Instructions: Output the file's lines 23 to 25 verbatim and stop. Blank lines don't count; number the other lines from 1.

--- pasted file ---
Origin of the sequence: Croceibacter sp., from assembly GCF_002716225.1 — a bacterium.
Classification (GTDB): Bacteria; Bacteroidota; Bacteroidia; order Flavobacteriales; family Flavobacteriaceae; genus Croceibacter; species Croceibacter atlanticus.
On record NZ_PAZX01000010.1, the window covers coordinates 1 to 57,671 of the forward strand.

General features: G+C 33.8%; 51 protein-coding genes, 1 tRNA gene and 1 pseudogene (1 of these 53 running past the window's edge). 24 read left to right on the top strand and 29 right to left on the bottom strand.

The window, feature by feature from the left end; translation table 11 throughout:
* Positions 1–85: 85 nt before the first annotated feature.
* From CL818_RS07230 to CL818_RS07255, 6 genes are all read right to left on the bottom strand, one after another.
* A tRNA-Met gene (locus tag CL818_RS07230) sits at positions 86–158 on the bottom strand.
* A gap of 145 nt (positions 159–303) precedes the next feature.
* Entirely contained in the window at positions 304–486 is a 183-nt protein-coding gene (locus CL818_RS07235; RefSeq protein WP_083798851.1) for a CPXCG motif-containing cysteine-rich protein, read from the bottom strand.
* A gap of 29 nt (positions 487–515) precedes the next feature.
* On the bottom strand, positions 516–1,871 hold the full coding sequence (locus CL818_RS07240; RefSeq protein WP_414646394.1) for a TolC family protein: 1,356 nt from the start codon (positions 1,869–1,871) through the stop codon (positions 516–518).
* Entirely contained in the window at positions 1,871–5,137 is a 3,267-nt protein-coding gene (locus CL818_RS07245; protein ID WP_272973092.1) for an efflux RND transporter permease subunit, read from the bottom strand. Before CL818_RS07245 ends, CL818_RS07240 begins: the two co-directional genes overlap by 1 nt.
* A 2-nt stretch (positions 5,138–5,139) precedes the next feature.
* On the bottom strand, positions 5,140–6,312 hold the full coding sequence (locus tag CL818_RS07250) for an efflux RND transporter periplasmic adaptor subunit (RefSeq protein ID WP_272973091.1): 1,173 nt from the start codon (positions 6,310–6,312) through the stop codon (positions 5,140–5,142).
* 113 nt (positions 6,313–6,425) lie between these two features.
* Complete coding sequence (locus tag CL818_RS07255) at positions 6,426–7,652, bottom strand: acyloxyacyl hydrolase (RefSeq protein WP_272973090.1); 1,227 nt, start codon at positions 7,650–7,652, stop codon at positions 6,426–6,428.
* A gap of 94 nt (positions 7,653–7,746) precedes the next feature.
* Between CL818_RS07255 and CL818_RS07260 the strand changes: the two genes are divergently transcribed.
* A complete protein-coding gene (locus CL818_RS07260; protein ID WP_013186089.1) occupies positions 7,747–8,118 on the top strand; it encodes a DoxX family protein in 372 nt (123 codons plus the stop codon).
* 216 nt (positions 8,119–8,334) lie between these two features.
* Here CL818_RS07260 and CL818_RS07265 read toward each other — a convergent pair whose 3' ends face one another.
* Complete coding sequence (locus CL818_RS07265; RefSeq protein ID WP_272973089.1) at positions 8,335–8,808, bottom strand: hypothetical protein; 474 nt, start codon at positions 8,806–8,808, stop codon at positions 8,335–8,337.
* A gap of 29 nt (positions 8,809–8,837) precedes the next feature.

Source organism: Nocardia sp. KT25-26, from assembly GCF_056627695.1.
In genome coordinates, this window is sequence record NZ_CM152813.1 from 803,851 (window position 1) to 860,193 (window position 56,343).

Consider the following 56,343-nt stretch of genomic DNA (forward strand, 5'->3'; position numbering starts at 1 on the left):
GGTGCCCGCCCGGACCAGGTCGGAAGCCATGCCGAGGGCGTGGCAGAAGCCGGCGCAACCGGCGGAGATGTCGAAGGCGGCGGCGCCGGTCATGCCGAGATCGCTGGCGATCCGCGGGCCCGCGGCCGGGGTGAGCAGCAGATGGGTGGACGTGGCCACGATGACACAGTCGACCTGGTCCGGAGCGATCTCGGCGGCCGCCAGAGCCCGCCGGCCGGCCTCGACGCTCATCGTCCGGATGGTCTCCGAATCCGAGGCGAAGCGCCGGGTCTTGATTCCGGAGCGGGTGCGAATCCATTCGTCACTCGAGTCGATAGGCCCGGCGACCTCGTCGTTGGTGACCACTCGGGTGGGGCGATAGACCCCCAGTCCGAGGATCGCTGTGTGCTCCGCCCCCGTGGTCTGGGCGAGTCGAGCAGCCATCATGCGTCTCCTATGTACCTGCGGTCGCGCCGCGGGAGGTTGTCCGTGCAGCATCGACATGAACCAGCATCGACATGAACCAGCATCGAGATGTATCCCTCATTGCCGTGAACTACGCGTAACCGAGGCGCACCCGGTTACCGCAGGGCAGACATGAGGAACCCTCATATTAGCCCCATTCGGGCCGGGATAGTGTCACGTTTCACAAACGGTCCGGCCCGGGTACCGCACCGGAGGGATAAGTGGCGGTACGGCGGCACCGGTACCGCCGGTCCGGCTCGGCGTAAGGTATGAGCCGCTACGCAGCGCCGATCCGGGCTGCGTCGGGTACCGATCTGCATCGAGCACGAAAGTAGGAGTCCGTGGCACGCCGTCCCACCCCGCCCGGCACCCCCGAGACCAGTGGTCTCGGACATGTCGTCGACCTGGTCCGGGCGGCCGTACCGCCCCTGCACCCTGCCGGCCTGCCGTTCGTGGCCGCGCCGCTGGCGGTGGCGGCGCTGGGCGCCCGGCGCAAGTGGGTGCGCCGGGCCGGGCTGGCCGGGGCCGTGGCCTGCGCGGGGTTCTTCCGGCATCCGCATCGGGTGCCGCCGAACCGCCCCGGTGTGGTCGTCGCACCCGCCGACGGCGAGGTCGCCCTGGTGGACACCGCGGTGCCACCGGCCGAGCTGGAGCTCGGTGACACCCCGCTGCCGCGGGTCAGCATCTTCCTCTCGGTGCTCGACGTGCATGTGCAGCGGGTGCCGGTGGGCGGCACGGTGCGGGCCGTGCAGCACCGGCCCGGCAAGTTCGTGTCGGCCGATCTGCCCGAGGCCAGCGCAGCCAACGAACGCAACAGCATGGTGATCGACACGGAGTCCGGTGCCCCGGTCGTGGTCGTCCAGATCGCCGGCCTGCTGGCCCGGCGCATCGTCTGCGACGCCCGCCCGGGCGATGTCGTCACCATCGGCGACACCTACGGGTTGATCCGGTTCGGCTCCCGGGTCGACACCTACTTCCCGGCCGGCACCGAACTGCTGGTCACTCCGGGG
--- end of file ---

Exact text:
* Complete coding sequence (locus CL818_RS07265; RefSeq protein ID WP_272973089.1) at positions 8,335–8,808, bottom strand: hypothetical protein; 474 nt, start codon at positions 8,806–8,808, stop codon at positions 8,335–8,337.
* A gap of 29 nt (positions 8,809–8,837) precedes the next feature.

Source organism: Nocardia sp. KT25-26, from assembly GCF_056627695.1.